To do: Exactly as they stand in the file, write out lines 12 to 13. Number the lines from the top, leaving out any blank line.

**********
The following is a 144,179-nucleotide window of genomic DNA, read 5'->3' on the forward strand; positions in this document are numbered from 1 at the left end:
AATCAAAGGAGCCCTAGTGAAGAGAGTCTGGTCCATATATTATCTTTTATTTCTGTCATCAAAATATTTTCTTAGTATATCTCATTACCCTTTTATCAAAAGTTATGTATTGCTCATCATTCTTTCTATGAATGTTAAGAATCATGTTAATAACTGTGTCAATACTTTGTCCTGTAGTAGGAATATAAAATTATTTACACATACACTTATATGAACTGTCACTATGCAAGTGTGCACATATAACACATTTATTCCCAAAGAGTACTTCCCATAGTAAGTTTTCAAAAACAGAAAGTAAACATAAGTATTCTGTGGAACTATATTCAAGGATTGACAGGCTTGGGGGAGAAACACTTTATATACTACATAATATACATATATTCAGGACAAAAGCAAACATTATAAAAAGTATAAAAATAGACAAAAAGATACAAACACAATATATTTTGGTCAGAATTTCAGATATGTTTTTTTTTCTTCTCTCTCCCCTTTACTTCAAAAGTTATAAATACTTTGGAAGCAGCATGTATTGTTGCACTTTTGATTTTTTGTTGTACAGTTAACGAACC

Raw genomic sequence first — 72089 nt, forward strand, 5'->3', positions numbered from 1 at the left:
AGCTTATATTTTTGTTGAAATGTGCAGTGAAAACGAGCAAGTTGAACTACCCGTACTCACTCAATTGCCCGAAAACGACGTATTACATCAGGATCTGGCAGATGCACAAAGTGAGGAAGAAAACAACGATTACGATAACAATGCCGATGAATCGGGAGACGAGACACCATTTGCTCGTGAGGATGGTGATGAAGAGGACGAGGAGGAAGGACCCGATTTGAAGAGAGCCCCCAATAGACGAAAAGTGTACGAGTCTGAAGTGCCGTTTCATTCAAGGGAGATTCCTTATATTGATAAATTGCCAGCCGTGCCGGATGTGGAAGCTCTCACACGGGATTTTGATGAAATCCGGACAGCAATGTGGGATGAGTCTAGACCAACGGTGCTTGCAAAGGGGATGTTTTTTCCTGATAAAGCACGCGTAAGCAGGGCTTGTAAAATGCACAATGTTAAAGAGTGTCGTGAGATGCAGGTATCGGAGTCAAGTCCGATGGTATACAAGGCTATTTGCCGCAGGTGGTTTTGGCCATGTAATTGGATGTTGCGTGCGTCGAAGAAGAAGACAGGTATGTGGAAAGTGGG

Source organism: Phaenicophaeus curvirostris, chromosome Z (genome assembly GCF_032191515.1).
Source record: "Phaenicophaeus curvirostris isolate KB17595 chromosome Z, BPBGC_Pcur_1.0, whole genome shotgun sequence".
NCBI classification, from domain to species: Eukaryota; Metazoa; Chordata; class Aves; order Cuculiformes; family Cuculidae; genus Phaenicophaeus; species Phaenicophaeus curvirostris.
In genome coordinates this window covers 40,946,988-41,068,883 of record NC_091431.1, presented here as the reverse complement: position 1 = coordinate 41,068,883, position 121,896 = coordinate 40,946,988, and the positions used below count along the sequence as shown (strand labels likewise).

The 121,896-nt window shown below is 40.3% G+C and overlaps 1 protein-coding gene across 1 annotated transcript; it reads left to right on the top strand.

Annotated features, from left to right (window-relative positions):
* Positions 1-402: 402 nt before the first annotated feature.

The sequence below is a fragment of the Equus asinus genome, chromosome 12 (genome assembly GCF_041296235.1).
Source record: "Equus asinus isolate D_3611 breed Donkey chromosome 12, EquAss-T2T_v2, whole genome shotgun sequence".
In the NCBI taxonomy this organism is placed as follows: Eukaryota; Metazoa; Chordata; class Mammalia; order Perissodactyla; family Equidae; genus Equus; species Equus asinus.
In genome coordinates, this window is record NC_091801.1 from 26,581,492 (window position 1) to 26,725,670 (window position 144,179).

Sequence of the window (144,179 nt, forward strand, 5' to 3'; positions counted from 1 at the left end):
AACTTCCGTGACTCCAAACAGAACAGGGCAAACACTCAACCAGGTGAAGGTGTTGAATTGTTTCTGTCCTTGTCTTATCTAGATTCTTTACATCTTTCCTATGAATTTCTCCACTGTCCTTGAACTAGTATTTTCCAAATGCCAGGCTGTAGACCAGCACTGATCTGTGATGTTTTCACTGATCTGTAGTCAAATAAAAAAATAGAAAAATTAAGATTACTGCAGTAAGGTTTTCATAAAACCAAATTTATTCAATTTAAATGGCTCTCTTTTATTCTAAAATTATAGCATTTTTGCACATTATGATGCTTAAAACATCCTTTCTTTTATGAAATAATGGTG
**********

The sequence below is a fragment of the Equus asinus genome, chromosome 12 (genome assembly GCF_041296235.1).
Source record: "Equus asinus isolate D_3611 breed Donkey chromosome 12, EquAss-T2T_v2, whole genome shotgun sequence".